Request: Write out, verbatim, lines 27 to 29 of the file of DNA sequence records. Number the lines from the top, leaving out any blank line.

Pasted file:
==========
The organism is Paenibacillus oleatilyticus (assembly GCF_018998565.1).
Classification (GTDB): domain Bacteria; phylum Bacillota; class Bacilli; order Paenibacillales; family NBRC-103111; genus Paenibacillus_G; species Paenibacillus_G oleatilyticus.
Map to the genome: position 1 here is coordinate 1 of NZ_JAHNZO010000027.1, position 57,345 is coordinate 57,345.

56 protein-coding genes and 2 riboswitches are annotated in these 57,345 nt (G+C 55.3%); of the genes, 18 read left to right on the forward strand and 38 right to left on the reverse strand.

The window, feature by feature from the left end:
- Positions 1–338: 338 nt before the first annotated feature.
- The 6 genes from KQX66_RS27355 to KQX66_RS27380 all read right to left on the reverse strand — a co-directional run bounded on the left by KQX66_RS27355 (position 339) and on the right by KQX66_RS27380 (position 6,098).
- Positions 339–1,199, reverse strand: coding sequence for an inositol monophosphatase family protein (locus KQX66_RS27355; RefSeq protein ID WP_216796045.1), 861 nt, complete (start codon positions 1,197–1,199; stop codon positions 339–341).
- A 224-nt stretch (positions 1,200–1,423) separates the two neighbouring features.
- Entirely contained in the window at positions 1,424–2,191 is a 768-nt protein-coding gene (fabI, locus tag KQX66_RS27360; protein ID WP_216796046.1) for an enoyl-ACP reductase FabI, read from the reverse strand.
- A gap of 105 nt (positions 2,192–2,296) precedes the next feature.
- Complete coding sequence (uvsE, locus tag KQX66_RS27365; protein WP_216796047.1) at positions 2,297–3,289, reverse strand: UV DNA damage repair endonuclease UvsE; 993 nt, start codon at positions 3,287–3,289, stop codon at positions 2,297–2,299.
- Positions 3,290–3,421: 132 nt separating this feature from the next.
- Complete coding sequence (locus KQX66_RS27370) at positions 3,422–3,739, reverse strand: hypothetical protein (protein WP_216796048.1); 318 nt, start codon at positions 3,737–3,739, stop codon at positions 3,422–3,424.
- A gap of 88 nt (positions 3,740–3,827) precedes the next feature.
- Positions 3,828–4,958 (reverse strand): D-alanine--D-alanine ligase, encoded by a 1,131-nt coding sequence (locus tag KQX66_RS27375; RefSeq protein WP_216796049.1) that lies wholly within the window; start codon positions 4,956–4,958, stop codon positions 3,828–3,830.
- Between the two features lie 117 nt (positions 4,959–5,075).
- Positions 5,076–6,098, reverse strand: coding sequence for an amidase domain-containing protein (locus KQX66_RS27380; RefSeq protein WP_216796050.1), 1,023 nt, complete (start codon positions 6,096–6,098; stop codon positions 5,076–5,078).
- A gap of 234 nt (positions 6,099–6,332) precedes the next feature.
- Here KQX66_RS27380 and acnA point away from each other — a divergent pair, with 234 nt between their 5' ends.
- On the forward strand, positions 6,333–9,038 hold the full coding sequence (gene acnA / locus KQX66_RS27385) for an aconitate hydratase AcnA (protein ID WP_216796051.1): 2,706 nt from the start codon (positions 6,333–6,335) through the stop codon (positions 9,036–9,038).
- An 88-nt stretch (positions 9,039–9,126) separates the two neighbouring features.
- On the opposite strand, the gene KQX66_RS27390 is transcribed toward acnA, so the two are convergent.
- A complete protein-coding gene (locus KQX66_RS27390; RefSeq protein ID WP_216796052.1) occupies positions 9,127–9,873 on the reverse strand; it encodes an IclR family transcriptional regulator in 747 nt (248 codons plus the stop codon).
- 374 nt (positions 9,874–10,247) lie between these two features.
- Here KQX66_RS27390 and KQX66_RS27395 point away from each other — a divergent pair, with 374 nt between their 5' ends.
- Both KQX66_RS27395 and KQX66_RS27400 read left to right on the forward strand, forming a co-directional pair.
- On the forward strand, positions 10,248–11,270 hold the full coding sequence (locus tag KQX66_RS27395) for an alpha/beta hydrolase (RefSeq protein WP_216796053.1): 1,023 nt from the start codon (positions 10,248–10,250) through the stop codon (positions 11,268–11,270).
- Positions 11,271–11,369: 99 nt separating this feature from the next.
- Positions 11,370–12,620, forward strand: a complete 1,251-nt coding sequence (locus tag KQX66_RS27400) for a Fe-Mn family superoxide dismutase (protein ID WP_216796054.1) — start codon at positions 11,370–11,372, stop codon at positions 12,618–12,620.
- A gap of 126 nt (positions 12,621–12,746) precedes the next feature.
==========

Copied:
- Both KQX66_RS27395 and KQX66_RS27400 read left to right on the forward strand, forming a co-directional pair.
- On the forward strand, positions 10,248–11,270 hold the full coding sequence (locus tag KQX66_RS27395) for an alpha/beta hydrolase (RefSeq protein WP_216796053.1): 1,023 nt from the start codon (positions 10,248–10,250) through the stop codon (positions 11,268–11,270).
- Positions 11,271–11,369: 99 nt separating this feature from the next.